The Associated Press - PORTLAND, Ore. (AP) - The strong economy has triggered Oregon's kicker law. State economists said Wednesday that more than $460 million will be returned to taxpayers.
Rather than getting a check, taxpayers must claim the kicker as a credit when they do their 2017 state taxes early next year.
The kicker law was created in 1979 as a check on government growth. It's triggered when the state collects at least 2 percent more than anticipated during a two-year budget cycle. When that happens, the additional money is kicked back to taxpayers.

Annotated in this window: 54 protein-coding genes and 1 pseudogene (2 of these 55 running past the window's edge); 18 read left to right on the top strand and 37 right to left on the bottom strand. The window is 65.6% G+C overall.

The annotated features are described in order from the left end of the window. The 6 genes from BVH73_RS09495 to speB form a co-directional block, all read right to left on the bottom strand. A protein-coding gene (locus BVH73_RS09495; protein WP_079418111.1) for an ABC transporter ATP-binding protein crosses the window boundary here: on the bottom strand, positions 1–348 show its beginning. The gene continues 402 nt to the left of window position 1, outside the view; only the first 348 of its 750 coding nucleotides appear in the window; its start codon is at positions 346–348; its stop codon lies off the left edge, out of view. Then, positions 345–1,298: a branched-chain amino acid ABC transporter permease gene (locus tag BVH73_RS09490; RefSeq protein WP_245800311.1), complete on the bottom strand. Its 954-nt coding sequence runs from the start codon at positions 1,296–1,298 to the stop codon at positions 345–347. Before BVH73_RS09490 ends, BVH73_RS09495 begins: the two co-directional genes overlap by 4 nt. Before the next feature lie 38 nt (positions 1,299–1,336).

The estimated median rebate will be $89, though the value varies significantly based on income.
Oregon taxpayers last got their kicker in 2015. Before 2015, they had gone eight years without a rebate, due to the recession.